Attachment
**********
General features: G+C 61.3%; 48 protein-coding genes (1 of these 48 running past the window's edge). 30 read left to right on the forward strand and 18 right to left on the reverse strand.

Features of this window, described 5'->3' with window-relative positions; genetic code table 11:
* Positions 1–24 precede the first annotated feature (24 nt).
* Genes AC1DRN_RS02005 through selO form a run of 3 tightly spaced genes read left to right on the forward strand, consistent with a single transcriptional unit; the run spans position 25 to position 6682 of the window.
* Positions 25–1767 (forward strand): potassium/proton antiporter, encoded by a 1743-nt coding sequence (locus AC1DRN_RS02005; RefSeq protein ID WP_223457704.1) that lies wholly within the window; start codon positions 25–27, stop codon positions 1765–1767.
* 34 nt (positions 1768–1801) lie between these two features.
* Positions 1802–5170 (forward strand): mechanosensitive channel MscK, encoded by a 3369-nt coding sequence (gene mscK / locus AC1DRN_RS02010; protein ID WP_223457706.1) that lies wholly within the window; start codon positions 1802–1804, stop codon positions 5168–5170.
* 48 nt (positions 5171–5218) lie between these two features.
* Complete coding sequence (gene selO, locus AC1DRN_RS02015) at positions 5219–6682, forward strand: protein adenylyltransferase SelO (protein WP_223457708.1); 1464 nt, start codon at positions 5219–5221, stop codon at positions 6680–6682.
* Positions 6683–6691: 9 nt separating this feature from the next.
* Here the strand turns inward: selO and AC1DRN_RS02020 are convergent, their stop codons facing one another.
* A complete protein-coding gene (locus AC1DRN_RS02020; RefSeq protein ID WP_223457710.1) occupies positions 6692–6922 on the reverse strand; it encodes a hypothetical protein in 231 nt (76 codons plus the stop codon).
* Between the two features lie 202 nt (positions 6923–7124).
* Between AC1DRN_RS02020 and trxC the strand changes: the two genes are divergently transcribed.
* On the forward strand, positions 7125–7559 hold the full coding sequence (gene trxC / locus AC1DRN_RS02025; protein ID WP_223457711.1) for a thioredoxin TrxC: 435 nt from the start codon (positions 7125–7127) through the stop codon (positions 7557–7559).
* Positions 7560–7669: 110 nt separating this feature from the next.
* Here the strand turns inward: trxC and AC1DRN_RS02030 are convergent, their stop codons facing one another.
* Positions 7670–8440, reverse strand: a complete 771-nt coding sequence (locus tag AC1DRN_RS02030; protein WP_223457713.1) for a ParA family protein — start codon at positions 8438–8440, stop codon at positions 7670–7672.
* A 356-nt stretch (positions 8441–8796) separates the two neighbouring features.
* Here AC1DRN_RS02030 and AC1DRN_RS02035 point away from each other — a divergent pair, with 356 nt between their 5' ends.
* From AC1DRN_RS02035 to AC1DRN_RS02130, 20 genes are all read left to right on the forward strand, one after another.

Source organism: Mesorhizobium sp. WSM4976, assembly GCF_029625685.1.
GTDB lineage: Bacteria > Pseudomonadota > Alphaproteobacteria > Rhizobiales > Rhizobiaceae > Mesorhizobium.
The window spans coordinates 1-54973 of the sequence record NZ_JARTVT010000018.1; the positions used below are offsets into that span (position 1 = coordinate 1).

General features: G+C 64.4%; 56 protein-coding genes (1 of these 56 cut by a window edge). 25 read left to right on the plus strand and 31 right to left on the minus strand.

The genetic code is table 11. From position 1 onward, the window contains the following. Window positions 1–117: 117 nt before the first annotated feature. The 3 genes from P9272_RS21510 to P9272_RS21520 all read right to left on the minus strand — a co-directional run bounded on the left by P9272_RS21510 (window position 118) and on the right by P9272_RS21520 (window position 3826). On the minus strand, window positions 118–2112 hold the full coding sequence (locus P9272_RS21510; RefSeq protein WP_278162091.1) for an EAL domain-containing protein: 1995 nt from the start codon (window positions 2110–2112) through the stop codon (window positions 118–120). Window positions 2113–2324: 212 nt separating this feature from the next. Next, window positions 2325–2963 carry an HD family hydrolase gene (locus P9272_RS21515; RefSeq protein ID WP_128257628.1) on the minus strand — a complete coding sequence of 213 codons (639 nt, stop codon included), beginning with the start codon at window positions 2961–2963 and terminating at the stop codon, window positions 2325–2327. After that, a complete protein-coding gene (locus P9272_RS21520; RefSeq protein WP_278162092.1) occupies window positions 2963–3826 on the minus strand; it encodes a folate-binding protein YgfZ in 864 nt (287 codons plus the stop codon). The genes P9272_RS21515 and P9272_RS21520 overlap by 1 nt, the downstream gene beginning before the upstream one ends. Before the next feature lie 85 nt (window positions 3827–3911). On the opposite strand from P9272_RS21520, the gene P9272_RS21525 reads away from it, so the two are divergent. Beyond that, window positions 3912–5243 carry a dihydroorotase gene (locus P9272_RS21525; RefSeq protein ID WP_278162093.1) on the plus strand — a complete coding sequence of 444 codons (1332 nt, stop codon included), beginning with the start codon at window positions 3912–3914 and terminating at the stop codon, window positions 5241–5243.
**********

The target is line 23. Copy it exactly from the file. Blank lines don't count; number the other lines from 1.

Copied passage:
GTDB lineage: Bacteria > Pseudomonadota > Alphaproteobacteria > Rhizobiales > Rhizobiaceae > Mesorhizobium.